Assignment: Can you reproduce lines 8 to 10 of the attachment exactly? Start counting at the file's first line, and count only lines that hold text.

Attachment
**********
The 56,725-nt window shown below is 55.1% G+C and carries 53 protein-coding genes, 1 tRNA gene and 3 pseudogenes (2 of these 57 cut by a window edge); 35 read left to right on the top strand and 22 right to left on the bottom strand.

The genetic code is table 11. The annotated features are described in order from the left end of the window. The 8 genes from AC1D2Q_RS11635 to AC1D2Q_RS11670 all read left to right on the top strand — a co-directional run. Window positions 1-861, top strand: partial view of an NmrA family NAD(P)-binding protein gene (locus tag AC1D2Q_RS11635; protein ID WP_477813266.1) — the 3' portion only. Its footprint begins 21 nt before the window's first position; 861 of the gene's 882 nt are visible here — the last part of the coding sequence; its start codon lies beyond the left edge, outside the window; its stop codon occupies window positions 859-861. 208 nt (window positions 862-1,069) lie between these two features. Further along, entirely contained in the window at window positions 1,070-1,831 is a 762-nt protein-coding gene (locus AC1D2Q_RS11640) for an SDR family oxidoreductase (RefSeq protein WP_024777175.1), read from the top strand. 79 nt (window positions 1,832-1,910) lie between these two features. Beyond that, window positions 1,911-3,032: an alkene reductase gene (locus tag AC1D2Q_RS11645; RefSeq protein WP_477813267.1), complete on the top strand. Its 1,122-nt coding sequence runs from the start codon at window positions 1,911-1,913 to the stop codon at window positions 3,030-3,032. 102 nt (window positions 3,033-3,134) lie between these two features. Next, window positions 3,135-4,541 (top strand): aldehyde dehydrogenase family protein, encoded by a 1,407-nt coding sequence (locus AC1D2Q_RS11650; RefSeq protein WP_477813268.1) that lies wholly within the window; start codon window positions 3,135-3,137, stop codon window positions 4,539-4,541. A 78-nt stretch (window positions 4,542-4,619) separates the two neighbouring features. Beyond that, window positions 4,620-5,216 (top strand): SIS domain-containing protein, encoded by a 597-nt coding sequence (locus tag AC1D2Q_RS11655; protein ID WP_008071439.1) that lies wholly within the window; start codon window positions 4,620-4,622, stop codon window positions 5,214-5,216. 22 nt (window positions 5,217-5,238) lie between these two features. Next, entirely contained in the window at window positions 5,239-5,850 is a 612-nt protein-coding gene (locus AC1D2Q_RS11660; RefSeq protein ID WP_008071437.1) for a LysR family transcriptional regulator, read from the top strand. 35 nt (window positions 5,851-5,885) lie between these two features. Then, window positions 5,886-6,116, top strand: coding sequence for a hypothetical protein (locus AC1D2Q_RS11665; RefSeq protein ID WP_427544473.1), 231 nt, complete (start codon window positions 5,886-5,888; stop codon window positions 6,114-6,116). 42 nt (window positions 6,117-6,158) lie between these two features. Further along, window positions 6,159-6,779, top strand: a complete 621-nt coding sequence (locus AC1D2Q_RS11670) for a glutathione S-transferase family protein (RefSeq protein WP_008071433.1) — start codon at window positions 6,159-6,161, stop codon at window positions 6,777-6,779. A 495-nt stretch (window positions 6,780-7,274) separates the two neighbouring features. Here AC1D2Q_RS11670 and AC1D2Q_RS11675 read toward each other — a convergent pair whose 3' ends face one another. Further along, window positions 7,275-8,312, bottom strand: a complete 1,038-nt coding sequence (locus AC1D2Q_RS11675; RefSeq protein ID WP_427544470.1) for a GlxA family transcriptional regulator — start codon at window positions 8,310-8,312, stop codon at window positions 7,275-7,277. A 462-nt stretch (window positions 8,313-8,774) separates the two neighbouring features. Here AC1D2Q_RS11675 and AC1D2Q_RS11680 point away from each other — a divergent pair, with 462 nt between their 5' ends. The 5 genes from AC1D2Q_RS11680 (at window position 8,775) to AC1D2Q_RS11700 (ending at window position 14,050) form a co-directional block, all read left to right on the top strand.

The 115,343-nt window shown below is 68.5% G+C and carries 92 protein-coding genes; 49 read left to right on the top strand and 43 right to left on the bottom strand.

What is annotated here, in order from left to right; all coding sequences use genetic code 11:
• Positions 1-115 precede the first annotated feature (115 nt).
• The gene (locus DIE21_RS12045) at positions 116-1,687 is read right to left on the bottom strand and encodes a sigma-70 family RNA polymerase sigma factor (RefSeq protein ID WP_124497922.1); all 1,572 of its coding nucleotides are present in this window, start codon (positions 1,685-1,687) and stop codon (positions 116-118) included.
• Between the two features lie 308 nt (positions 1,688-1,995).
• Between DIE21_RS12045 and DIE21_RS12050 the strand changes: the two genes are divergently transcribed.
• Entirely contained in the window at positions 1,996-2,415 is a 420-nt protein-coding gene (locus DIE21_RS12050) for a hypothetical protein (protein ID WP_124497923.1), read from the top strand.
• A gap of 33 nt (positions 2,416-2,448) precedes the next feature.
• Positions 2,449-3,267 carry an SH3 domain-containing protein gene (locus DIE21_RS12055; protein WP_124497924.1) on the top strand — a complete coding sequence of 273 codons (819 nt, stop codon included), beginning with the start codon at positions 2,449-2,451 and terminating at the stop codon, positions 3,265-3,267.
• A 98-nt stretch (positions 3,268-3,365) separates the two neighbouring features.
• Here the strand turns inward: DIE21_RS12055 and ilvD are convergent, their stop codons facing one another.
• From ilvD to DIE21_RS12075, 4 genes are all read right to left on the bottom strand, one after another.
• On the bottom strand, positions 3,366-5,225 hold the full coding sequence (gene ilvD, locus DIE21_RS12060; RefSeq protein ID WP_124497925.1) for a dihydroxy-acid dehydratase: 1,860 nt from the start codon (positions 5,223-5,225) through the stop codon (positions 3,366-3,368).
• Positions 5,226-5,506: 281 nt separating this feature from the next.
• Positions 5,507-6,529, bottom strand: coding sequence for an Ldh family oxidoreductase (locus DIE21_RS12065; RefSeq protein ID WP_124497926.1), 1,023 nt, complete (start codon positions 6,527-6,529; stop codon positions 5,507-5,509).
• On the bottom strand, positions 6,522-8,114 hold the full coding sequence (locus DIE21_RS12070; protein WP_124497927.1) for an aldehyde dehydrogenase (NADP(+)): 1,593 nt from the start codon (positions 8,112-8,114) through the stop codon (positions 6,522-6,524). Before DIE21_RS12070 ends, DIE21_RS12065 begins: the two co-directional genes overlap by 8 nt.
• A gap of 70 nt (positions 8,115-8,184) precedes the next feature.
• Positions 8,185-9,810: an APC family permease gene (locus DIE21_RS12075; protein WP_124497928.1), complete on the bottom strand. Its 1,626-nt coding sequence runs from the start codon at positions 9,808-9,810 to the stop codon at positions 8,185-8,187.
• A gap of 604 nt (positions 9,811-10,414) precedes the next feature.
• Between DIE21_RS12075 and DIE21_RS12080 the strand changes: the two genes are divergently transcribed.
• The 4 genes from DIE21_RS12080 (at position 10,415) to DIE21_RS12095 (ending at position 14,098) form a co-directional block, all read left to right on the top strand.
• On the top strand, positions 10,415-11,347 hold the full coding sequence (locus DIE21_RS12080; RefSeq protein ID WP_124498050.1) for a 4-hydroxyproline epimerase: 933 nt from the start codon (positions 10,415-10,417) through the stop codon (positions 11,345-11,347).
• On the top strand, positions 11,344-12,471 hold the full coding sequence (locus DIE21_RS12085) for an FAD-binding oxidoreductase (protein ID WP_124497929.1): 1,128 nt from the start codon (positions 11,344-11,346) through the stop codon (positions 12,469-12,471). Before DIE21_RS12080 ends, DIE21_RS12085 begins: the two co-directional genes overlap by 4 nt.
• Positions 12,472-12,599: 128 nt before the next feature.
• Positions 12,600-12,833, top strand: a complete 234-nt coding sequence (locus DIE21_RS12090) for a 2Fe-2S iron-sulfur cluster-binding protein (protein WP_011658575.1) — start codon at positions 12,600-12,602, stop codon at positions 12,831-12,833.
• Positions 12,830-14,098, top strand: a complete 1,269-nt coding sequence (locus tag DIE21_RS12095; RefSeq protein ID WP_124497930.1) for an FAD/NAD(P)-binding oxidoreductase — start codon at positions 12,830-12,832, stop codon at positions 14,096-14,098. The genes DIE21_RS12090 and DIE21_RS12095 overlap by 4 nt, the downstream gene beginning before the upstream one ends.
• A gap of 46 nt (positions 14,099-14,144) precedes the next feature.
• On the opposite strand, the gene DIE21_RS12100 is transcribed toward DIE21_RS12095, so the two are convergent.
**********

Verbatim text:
• Between DIE21_RS12045 and DIE21_RS12050 the strand changes: the two genes are divergently transcribed.
• Entirely contained in the window at positions 1,996-2,415 is a 420-nt protein-coding gene (locus DIE21_RS12050) for a hypothetical protein (protein ID WP_124497923.1), read from the top strand.
• A gap of 33 nt (positions 2,416-2,448) precedes the next feature.